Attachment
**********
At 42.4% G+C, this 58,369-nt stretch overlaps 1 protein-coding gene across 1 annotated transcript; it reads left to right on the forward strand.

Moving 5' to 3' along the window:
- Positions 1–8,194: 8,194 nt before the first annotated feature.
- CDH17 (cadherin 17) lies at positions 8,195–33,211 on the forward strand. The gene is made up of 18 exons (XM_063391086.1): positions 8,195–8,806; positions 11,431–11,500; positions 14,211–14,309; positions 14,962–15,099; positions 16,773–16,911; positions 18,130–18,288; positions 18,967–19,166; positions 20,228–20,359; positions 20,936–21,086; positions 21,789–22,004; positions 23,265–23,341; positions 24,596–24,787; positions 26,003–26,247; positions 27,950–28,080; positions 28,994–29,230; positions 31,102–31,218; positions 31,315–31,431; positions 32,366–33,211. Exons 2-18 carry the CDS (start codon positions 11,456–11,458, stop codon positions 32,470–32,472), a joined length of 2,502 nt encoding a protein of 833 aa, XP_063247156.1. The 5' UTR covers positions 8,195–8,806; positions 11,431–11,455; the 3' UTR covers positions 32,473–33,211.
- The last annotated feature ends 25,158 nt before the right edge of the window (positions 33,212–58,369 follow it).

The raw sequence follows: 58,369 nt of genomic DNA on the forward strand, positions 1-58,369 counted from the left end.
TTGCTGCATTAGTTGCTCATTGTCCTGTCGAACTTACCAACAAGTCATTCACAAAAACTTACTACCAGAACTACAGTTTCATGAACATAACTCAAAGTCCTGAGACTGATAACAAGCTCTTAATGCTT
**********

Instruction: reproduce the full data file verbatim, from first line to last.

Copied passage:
At 42.4% G+C, this 58,369-nt stretch overlaps 1 protein-coding gene across 1 annotated transcript; it reads left to right on the forward strand.

Moving 5' to 3' along the window:
- Positions 1–8,194: 8,194 nt before the first annotated feature.
- CDH17 (cadherin 17) lies at positions 8,195–33,211 on the forward strand. The gene is made up of 18 exons (XM_063391086.1): positions 8,195–8,806; positions 11,431–11,500; positions 14,211–14,309; positions 14,962–15,099; positions 16,773–16,911; positions 18,130–18,288; positions 18,967–19,166; positions 20,228–20,359; positions 20,936–21,086; positions 21,789–22,004; positions 23,265–23,341; positions 24,596–24,787; positions 26,003–26,247; positions 27,950–28,080; positions 28,994–29,230; positions 31,102–31,218; positions 31,315–31,431; positions 32,366–33,211. Exons 2-18 carry the CDS (start codon positions 11,456–11,458, stop codon positions 32,470–32,472), a joined length of 2,502 nt encoding a protein of 833 aa, XP_063247156.1. The 5' UTR covers positions 8,195–8,806; positions 11,431–11,455; the 3' UTR covers positions 32,473–33,211.
- The last annotated feature ends 25,158 nt before the right edge of the window (positions 33,212–58,369 follow it).

The raw sequence follows: 58,369 nt of genomic DNA on the forward strand, positions 1-58,369 counted from the left end.
TTGCTGCATTAGTTGCTCATTGTCCTGTCGAACTTACCAACAAGTCATTCACAAAAACTTACTACCAGAACTACAGTTTCATGAACATAACTCAAAGTCCTGAGACTGATAACAAGCTCTTAATGCTT